And before I was hired, I had an interview. It was probably more than one occasion, I remember a couple of events that had taken place. One was, I met Steve MacNeille. I did discuss with him the fact that I had appeared before the House Un-American Activities Committee and the consequence of that. And I did it on the context that, from what they had described of what they done, I felt that they should know that I would not be able to get government security clearance. So to the extent that they had a position in their organization, which did not require clearance, then I could be considered. That was the general policy I had if I were interviewed by someone who seemed to be serious about me, and who seemed to be a decent guy in the way in which they treated me and so that there would not be any unrealistic expectations about what part of the organization's activities I would be involved with. That's as much as I would tell them. Usually, in fact in all cases, it was enough. I remember Steve not feeling that there was any particular problem. I think part of that was because of his own sentiments. It sounds kind of corny, but I always considered him to be a very noble guy, and I think he was very distressed by all the government security clearance stuff that had transpired and a lot of the injustices that had taken place as a result of it. He just was a very, very decent guy, and I think he felt genuinely distressed about the fact that people who might have a contribution to make in technology were excluded from doing so because of government security requirements being inappropriately applied. It wasn't that he was opposed to security requirements; he just felt it was not done fairly. So apparently he saw the basis for proceeding with American Optical making an offer to me...
I don't know the exact chronology, but basically it was the following: there are a number of government contracts that American Optical had in-house that required clearance. I think most of these were through the Navy. Steve MacNeille he had informed the Navy, or whoever else it was, that they wanted to hire me, and the word that came back from the Navy was yes, you could hire him, but he could not work on classified work, which was standard. And then Steve said "Well give it to us in writing," and they did. I don't know whether they had to be pressed to do so, but they did. The significance of that is that there was a legal structure, all of it said yes a person could work in a place. If you didn't have clearance, you couldn't work on classified work. But in fact what happened was, if there was some classified work being carried on in the area, that person would not get a job anywhere in that area.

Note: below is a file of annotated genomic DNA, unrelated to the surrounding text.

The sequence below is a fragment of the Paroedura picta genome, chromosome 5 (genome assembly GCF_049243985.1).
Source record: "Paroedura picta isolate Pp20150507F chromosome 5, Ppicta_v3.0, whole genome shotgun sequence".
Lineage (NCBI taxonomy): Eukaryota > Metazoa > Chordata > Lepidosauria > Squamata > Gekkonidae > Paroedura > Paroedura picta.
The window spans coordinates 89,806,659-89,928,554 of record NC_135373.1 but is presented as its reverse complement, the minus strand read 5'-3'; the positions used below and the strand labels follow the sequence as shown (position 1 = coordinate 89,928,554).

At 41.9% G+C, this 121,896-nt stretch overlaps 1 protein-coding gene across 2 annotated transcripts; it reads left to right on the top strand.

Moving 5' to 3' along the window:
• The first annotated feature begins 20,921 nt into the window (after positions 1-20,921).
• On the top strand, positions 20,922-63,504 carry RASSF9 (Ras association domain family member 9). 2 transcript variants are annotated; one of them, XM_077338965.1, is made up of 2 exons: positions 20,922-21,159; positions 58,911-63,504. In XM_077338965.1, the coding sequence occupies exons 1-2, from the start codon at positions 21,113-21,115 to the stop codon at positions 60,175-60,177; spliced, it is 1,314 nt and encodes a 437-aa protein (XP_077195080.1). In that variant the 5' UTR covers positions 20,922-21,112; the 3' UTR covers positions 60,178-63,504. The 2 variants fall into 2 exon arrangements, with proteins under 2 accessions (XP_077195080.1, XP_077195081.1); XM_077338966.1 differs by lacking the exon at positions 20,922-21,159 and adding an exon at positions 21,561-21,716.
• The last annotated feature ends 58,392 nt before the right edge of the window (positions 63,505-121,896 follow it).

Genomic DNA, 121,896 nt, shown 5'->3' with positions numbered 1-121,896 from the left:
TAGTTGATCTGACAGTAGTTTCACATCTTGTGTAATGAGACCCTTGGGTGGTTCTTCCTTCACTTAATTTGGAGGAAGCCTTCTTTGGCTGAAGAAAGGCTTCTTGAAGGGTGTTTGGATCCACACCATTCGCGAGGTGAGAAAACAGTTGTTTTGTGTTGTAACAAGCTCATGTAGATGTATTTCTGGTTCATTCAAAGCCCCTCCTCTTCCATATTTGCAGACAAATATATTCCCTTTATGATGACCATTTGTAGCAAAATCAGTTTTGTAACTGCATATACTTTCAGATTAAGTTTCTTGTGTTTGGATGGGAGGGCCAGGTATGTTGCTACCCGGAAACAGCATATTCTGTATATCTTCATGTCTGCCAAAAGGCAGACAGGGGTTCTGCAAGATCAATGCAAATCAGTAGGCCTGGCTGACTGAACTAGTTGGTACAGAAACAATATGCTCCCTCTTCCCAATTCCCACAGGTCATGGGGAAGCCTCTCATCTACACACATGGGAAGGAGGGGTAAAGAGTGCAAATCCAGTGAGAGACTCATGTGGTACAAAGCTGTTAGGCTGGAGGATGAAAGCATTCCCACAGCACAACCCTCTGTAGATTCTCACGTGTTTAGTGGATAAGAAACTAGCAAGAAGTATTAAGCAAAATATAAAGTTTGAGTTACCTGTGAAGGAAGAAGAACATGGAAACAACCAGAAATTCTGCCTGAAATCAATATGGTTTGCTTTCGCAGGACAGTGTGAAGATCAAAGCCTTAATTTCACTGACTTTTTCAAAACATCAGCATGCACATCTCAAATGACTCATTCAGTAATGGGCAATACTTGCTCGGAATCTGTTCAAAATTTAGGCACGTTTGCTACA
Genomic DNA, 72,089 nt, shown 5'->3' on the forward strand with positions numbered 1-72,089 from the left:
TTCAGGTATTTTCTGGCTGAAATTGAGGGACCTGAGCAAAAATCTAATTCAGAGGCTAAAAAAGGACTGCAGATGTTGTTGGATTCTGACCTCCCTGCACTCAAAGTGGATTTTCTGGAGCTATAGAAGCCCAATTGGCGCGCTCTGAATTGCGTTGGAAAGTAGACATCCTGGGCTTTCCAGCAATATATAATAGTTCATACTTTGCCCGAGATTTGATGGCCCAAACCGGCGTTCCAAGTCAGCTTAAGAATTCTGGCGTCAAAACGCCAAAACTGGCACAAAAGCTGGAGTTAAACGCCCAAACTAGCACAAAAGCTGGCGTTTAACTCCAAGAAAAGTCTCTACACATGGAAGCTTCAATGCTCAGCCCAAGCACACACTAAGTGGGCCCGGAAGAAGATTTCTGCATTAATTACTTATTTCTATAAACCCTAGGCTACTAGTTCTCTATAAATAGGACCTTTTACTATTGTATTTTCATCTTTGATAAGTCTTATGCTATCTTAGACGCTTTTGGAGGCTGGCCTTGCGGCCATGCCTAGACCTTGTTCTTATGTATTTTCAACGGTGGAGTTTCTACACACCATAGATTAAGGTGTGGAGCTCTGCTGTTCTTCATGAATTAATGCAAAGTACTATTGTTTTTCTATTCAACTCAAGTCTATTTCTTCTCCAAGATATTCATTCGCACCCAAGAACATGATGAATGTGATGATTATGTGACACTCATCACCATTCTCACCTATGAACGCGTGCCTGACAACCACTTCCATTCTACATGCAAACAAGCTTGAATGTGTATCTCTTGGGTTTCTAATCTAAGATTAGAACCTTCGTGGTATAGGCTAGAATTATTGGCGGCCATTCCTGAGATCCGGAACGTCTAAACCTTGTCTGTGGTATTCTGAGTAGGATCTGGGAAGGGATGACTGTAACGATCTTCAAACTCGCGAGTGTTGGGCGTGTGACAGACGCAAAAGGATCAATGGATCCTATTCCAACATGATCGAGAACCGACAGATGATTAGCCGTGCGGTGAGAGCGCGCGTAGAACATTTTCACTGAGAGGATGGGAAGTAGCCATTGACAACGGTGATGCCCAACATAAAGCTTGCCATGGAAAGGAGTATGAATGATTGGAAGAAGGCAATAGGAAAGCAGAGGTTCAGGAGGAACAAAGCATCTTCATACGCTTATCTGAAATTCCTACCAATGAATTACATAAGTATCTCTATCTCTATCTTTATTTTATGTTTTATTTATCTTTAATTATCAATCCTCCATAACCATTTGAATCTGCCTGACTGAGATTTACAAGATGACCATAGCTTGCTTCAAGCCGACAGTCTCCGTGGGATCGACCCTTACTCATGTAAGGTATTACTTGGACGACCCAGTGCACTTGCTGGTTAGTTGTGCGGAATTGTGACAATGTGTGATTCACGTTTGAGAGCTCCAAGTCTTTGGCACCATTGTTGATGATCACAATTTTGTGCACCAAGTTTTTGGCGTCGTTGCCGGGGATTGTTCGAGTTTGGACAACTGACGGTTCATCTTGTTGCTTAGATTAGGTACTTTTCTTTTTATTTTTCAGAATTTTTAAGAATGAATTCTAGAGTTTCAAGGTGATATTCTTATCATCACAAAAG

Help from Victor Weisskopf

Before starting work at American optic, Snitzer had some security problems at MIT. far left scientist Victor Weisskopf stepped in to try to help;

One reason why I say this is because after I had left Lowell Tech, I then got a job at MIT. I was told I was hired there; this is in the Computer Components and Systems Group. At the time a security officer at Lincoln Lab was on vacation...